The reason for the setting being missing was through an incomplete scripting process for the affected job. If you script out a SQL Agent Job in SQL Server Management Studio, you will see that one of the last steps in the script is a system stored procedure “msdb.dbo.sp_add_jobserver”:

EXEC msdb.dbo.sp_add_jobserver @job_id = @jobId, @server_name = N'(local)'

This stored procedure associates a job to a jobserver, which in my experience has always been “(local)”. Obviously, this will be different if you are using master servers and target servers in your environment.

As soon as I had set the target server to local for the job, everything was back to normal and the job ran again according to it’s schedule.

SQL Server Simple Recovery Model Requires Log Backups

“SQL Server Simple Recovery Model never requires a log backup!!!” I hear you say. Well sit back, relax and let me show you that it does…… sometimes…… although it shouldn’t!

Issue Description

I ran into a confusing situation yesterday which has a published solution, but I had never heard about it. It is one of those things that should stick in your mind considering how much havoc this may cause.

I am talking about what happens if you setup your model database so that future new databases are created in a way you want. If you stray from the SQL Server defaults, then this bug might catch you out. The issue I am talking about is the recovery model of the model database. By default SQL Server has a model database set to FULL recovery and with (in my opinion) vastly outdated initial size and auto-growth settings.

My department’s policy is to set the model database to SIMPLE and to set initial size and auto-growth to something more sensible than 1MB and 10% (for argument’s sake 128MB initial size and 128MB growth).

With SQL Server 2012 (RTM and SP1), setting the model to SIMPLE looks fine on the outside, but under the covers that is not what happens. A new database will be created using model, setting the new DB to SIMPLE recovery and you won’t immediately notice any issues. However, as soon as you start running DML you can see that something isn’t quite right by interrogating sys.databases and looking at the log_reuse_desc column for the database.

You can tag along for the ride by running the following code on a TEST!!! 2012 RTM or SP1 instance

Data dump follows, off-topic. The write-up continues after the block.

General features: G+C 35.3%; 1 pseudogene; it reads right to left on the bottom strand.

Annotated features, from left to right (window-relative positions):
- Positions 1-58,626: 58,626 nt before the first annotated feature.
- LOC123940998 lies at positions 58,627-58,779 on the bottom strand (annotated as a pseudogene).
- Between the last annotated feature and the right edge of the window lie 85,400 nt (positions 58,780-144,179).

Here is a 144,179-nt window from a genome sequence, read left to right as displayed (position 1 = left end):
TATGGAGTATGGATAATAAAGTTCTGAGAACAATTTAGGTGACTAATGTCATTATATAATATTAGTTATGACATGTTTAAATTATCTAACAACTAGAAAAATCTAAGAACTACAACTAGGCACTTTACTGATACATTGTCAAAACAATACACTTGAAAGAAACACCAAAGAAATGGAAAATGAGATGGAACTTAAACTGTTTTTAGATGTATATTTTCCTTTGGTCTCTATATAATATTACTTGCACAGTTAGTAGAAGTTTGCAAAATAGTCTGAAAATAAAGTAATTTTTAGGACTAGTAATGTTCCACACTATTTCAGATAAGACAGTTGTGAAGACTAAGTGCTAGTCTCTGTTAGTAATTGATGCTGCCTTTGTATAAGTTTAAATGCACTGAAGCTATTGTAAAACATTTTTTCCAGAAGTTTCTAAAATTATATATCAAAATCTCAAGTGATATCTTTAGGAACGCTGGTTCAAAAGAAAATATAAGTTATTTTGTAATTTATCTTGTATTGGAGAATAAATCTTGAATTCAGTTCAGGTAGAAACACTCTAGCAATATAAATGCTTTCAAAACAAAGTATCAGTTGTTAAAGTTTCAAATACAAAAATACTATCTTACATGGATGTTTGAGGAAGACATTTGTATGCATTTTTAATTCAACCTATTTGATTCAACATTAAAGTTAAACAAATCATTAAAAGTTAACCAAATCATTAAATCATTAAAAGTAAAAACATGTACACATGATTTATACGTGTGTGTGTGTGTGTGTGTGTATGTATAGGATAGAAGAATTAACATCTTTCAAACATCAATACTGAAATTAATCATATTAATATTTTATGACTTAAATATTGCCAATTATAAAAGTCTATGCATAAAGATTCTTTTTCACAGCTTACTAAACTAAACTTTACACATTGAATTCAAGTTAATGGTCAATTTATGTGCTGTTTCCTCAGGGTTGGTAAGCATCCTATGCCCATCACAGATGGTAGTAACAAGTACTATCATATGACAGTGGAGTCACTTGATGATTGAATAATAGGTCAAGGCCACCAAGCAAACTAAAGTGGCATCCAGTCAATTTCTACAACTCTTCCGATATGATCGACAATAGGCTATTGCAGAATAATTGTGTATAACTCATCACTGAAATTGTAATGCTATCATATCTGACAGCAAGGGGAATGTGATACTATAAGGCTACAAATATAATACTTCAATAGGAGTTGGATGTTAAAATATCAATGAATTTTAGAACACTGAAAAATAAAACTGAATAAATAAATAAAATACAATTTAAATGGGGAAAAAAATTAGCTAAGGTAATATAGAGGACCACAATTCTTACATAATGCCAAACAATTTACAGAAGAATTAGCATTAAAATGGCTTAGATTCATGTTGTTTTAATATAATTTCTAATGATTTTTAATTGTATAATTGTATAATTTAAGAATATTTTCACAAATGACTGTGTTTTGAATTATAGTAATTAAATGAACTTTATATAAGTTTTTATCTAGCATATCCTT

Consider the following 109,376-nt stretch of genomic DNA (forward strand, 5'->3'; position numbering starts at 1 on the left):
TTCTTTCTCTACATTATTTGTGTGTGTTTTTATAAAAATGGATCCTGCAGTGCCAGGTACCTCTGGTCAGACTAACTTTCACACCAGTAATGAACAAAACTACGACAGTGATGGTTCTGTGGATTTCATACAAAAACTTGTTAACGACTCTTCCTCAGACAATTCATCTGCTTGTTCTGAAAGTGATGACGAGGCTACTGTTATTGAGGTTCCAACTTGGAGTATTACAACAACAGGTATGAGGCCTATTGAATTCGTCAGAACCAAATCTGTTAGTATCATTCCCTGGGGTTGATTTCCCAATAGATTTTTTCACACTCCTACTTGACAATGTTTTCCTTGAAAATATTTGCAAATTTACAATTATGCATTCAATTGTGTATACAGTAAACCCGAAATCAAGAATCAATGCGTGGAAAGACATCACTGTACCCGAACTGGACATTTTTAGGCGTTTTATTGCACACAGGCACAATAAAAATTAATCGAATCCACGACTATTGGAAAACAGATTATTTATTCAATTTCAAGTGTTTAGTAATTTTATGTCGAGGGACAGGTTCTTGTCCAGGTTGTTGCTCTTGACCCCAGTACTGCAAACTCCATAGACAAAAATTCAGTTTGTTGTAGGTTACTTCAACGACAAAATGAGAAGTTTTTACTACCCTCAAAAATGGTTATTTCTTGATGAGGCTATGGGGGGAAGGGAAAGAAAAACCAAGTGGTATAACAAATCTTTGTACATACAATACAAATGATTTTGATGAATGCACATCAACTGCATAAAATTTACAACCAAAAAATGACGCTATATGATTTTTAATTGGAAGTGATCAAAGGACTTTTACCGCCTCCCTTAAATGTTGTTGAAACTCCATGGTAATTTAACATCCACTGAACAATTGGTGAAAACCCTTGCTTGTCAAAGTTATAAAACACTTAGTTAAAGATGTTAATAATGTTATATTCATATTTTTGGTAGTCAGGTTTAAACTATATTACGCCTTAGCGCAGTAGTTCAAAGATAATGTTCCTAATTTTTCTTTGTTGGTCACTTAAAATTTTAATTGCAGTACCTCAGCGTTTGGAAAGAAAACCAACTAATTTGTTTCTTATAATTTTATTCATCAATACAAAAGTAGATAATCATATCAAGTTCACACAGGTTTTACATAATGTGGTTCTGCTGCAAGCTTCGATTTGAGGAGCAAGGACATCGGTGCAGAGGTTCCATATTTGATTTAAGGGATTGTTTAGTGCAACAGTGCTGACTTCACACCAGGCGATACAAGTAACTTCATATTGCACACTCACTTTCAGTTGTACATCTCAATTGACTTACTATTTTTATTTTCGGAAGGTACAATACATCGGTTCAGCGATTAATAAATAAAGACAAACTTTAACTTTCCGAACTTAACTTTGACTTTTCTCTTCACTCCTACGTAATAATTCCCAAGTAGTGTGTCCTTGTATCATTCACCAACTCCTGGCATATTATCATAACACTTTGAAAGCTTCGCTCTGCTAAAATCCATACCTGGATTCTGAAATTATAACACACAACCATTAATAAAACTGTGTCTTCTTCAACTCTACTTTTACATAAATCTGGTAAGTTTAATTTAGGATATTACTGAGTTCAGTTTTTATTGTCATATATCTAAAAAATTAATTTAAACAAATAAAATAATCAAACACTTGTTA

USE master

IF EXISTS (SELECT * FROM sys.databases AS D WHERE name ='MyTestDB')


-- Create a test database using defaults from model

-- Verify that the database is in SIMPLE recovery model and log reuse is 'NOTHING'
SELECT name,
FROM sys.databases
WHERE name = 'MyTestDB';

-- Create a table in the test db and add some data (creating log file entries)
CREATE TABLE dbo.TestTable
 (Col1 int NOT NULL IDENTITY (1,1),
 Col2 char(256) NOT NULL

INSERT INTO dbo.TestTable
VALUES (default)
GO 2000

-- Now look at the log reuse information again - all is fine......
SELECT name,
FROM sys.databases
WHERE name = 'MyTestDB';

-- Perform a backup of the database, because that is what we DBAs do regularly (here to nul so we don't fill up disk space)

-- Add yet more test data
INSERT INTO dbo.TestTable
VALUES (default)
GO 2000

-- Now look at the log reuse information again - oh look..... apparently we need a log backup!!!
SELECT name,
FROM sys.databases
WHERE name = 'MyTestDB';

As you can see from running that code block, the log reuse description is now ‘LOG_BACKUP’ which is not possible for a SIMPLE recovery database! In fact, you can run a log backup if you like too, it will run successfully but won’t clear the log out for re-use!! So if you don’t do something about this, you will either fill your log file (if it isn’t set to auto-grow), or you will fill your disk drive where your log file resides. How fast this will happen depends solely on what activity is going on in that particular database. Your monitoring processes for drive space will warn you, but if the growth is fast enough, even these early warning systems may not be enough.

Solutions to the problem

As I mentioned at the beginning of this post, there is a solution to the problem (or rather, there are multiple solutions).

  1. Don’t set model to SIMPLE in the first place, making sure it is a step you make after creating databases that don’t require FULL recovery.
  2. Continue with model set to SIMPLE, but incorporate a process that “fixes” your databases after creation.
  3. Install at least CU4 for SQL Server 2012 SP1 or CU7 for SQL Server 2012 RTM both of which incorporate the bug-fix for this problem (along with a whole host of other fixes).

The steps required to follow option 2 would be:

  • Set the affected database to FULL recovery model
  • Perform a FULL backup of the database
  • Set the database back to SIMPLE recovery model

Here is the code to achieve that and also prove the title of this blog post:

-- Now look at the log reuse information again - oh look..... apparently we need a log backup!!!
SELECT name,
FROM sys.databases
WHERE name = 'MyTestDB';

-- Perform the "required" log backup

-- The log has been cleared...... So we have FULL recovery in disguise
SELECT name,
FROM sys.databases
WHERE name = 'MyTestDB';

-- How about we fix this permanently. Change to FULL, run a backup, change back to SIMPLE




-- Now fill our table with more data and check the log reuse column again
INSERT INTO dbo.TestTable
VALUES (default)
GO 2000

SELECT name,
FROM sys.databases
WHERE name = 'MyTestDB';